Least terns are intent upon making the most of limited nesting habitat in Kentucky.
Wildlife managers hope you'll give the terns a break and stay away from those few places. Conversely, run roughshod over that habitat and it could earn you a fine of up to $100,000. Really.
Trashing a least tern's nest nowadays is an infraction officially deemed more severe than killing a bald eagle. That's because least terns are categorized as endangered, while eagles have been delisted as such. Indeed, least terns are the only endangered species that still nests in Kentucky.
The least tern is a small shorebird, 8-10 inches long. It is gray on the upper body and wings, white on undersides and neck, and a black crown adorns the head. Its tail is forked and the longish, slender beak is black-tipped.
You've probably never seen one â “ or it you did, you likely didn't recognize it as a least tern and a rare species.
The terns are ground-nesting birds, and their chosen habitat for egg-laying and chick-rearing is bare river sandbars. In Kentucky, least terns nest on sandbars on the Mississippi River along the far western part of the state, and likewise on bars in the lowermost Ohio River from Paducah downstream.
The tern's nest is merely a depression in a barren sandbar where it lays tiny, camouflaged eggs.
A nesting tern shades the eggs with its own body. A tern incubates the eggs for just over three weeks, then tends to hatched chicks that are ground-bound for up to three more weeks before they fledge.
Human disturbance on the sandbars they're using will cause the terns to abandon their nests, and the eggs bake in the sun and die. Time off the nests also raises the odds of predation and the smothering of the jellybean-size eggs by blown sand and sediment.
Managers say human recreational use on sandbars that also serve as Mississippi and Ohio river beaches has outright killed baby birds and squashed eggs when they were stepped on or run over by off-road vehicles.
Kentucky Department of Fish and Wildlife officers have been marking sandbars that are being used by least terns, posting yellow signs alerting potential human sandbar users to steer clear. Boaters, picnickers, RV riders â “ any sort of human foot or vehicular traffic is prohibited on a site where seasonal nesting by the terns has been identified.
Managers appeal to lower Ohio and Mississippi users, asking them to avoid unmarked sandbars if they see white birds circling over any bars on which they may go ashore. On a dropping river, some sandbars may be exposed and get nesting activity before managers have a chance to post them with signs.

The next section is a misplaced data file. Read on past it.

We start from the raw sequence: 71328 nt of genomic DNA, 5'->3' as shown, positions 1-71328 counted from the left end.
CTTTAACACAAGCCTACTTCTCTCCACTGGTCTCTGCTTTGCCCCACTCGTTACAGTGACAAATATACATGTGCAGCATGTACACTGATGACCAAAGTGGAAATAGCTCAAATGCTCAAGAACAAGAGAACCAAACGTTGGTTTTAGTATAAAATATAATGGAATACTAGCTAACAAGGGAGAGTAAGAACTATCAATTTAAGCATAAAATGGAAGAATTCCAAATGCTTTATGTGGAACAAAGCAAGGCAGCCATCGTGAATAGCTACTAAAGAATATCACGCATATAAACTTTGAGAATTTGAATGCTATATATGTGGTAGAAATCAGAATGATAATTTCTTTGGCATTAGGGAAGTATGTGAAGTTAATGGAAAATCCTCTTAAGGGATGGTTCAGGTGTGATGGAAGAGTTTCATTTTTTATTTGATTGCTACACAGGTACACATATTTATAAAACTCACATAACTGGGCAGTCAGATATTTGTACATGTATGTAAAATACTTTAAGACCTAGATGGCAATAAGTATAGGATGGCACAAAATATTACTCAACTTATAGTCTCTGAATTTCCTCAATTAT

It is estimated that about 1,000 least tern nests annually appear on far western Kentucky sandbars. That number also is thought to represent about 10 percent of all the least terns in the world.
That's why state and federal wildlife managers are quite picky about how we treat them.
n The crisp days of autumn might seem far away, but deer hunters may want to think ahead: The application period for Land Between the Lakes quota deer hunts opens Tuesday.
Indeed, July 1-31 is the limited window of opportunity to apply for LBL firearms deer hunts in October and November. Applications will be taken online at the www.lbl.org website by clicking on "See and do," recreation and hunting headers. Or applications can be made via telephone by dialing 270-924-2065. The application fee is $5 per hunter online or $7 by telephone.
Scheduled this year in the Kentucky sector of the LBL are a youth hunt for kids under age 16 Oct. 25-26 and a regular hunt Nov. 22-23. In the Tennessee portion of the federal area, a youth hunt will be Oct. 18-19 and regular hunts are set for Nov. 14-15 and Nov. 22-23.
All LBL quota hunt permits will be for deer of either sex. Deer taken on LBL hunts again will be bonus deer, not counting toward statewide harvest limits. Too, there is a limit of one antlered buck per hunting year in the LBL, whether a deer is taken in the Kentucky or Tennessee portion and whether it's taken during a quota hunt or during the archery season.
Quota hunt applicants can check in late August to find out if they were drawn for permits.
n The LBL is asking the public what they care about in terms of scenic beauty â “ so managers can strive to preserve the good looks of the federal recreation area.
Visitors and the public in general are being asked to fill out an online survey on the visual merits of the LBL, a Scenic Viewing and Special Places Inventory, by July 15. The survey is found at www.surveymonkey.com/s/8KPQ8KJ.
Managers want to spell out an inventory of favorite scenic views in the public area in order to form a set of objectives toward protecting the aesthetics of LBL landscapes.
Steve Vantreese is a freelance outdoors writer. E-mail outdoors news items to firstname.lastname@example.org or phone 270-575-8650.
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